August 28, 2018
Deputy AG Rosenstein suggests more federal prosecutions are key to battling opioid crisis ... but that really hasn't been working
Deputy Attorney General Rod Rosenstein has this notable New York Times opinion piece under the headlined "Fight Drug Abuse, Don’t Subsidize It." Here are is how it starts and ends:
Almost 64,000 Americans died of drug overdoses in 2016, a shocking 54 percent increase since 2012. Dangerous opioids such as heroin and fentanyl contributed to two-thirds of the deaths. This killer knows no geographic, socioeconomic or age limits. It strikes city dwellers and Midwestern farmers, Hollywood celebrities and homeless veterans, grandparents and teenagers.
Remarkably, law enforcement efforts actually declined while deaths were on the rise. Federal drug prosecutions fell by 23 percent from 2011 to 2016, and the median drug sentence doled out to drug traffickers decreased by 20 percent from 2009 to 2016. The Trump administration is working to reverse those trends. Prosecutions of drug traffickers are on the rise, and the surge in overdose deaths is slowing.
Unfortunately, some cities and counties are considering sponsoring centers where drug users can abuse dangerous illegal drugs with government help. Advocates euphemistically call them “safe injection sites,” but they are very dangerous and would only make the opioid crisis worse.
These centers would be modeled on those operating in Canada and some European countries. They invite visitors to use heroin, fentanyl and other deadly drugs without fear of arrest. The policy is “B.Y.O.D.” — bring your own drugs — but staff members help people abuse drugs by providing needles and stand ready to resuscitate addicts who overdose....
That is not the way to end the opioid crisis. Americans struggling with addiction need treatment and reduced access to deadly drugs. They do not need a taxpayer-sponsored haven to shoot up.
To end the drug crisis, we should educate everyone about the dangers of opioid drugs, help drug users get treatment and aggressively prosecute criminals who supply the deadly poison. Under the leadership of President Trump and Attorney General Jeff Sessions, the Department of Justice is delivering results. Many federal, state and local agencies are working with us to combat opioid addiction. Cities and counties should join us and fight drug abuse, not subsidize it.
I am disinclined to take up here the debate over safe injection sites, which could merit a volume. I will be content here to point to this recent report from Europe indicating "evaluation studies have found an overall positive impact on the communities where these facilities are located," as well as this new meta-research indicating that "Medically Supervised Injection Centres ... had a significant favourable result in relation to drug-related crime and a significant unfavourable result in relation to problematic heroin use or injection." At Vox, German Lopez covers these research matters in this recent article headlined "Safe injection sites were thought to reduce drug overdoses. The research isn’t so clear."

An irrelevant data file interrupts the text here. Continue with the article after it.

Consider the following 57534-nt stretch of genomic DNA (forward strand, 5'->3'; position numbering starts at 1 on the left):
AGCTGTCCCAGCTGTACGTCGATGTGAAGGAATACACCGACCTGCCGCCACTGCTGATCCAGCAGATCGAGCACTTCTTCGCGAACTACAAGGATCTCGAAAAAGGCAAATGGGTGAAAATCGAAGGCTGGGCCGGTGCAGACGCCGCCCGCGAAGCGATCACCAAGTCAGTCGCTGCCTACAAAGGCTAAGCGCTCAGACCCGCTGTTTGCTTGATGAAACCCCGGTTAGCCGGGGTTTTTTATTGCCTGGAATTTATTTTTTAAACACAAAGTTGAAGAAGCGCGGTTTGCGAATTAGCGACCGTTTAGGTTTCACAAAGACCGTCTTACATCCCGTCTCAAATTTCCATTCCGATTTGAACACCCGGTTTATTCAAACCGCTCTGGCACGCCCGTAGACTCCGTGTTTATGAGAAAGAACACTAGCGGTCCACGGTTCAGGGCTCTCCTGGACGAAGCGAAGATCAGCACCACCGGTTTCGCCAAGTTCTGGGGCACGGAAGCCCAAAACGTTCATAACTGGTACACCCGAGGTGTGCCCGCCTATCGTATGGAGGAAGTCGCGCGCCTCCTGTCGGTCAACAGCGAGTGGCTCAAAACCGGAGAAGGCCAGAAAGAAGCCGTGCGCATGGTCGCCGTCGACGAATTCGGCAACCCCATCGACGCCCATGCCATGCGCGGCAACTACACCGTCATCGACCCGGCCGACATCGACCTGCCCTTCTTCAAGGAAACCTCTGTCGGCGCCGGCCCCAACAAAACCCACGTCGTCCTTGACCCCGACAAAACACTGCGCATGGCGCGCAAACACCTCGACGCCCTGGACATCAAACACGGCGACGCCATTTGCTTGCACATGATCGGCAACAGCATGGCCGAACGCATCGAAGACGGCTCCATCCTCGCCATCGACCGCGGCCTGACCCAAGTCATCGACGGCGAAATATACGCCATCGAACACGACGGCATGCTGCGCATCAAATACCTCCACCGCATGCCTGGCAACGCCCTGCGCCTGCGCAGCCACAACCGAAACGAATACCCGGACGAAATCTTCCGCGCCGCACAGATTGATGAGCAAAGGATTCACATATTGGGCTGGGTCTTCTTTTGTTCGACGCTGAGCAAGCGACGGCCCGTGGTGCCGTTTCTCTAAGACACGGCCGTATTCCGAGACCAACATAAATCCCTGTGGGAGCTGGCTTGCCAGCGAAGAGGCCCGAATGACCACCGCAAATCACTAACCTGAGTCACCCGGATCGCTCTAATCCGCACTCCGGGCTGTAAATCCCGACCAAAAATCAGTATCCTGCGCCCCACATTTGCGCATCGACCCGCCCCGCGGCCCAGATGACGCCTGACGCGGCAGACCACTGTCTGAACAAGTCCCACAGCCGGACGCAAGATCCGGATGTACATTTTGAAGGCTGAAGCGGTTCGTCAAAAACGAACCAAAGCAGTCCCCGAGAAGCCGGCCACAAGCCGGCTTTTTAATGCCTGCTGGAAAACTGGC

I am inclined to take issue with how DAG Rosenstein seems to make a case for more federal prosecutions to address overdose deaths and the opioid crisis. Though he laments that "federal drug prosecutions fell by 23 percent from 2011 to 2016, and the median drug sentence doled out to drug traffickers decreased by 20 percent from 2009 to 2016," DAG Rosenstein leaves out the fact that declines in marijuana and crack prosecutions and the impact of fairer crack guidelines account for these realities (see USSC quick facts data on marijuana and crack). Meanwhile, as this USSC report explains, in "fiscal year 2016, there were 2,763 heroin trafficking offenders [sentenced in federal court, meaning the] number of heroin offenders has increased by 29.4% since fiscal year 2012." In other words, though overall federal drug prosecutions have gone down through 2016, federal prosecution of heroin has been going up significantly this period when overdose deaths from dangerous opioids were also surging.
In addition, there is a basis to question the statement that prosecutions of drug traffickers are now on the rise, as this data from TRAC suggests that FY 2017 and 2018 has seen record low numbers of federal drug trafficking prosecutions. And to assert that the "surge in overdose deaths is slowing" is not all that reassuring given the new preliminary report of 72,000 overdose deaths in 2017 compared to 64,000 in 2016 (though I suppose it is correct to say the "surge" is slowing given that this 8,000-person increase in deaths is less than the 11,000 increase from 2015 to 2016). Especially at a time of crisis, I sincerely want to believe that, as DAG Rosenstein asserts, the "Department of Justice is delivering results." But the data I can find does not seem to support this claim.
August 28, 2018 at 04:52 PM | Permalink
Well, I suppose even a "good guy" like Rosenstein can spout some lies, damn lies, and statistics if it means more prosecutors for his beloved DOJ. It's why none of them are really to be trusted as concerns the size and power of the DOJ.
Posted by: Fat Bastard | Aug 28, 2018 7:46:16 PM
Or maybe I should replace the "DOJ" above with drug/prison/industrial complex.
Posted by: Fat Bastard | Aug 28, 2018 7:47:28 PM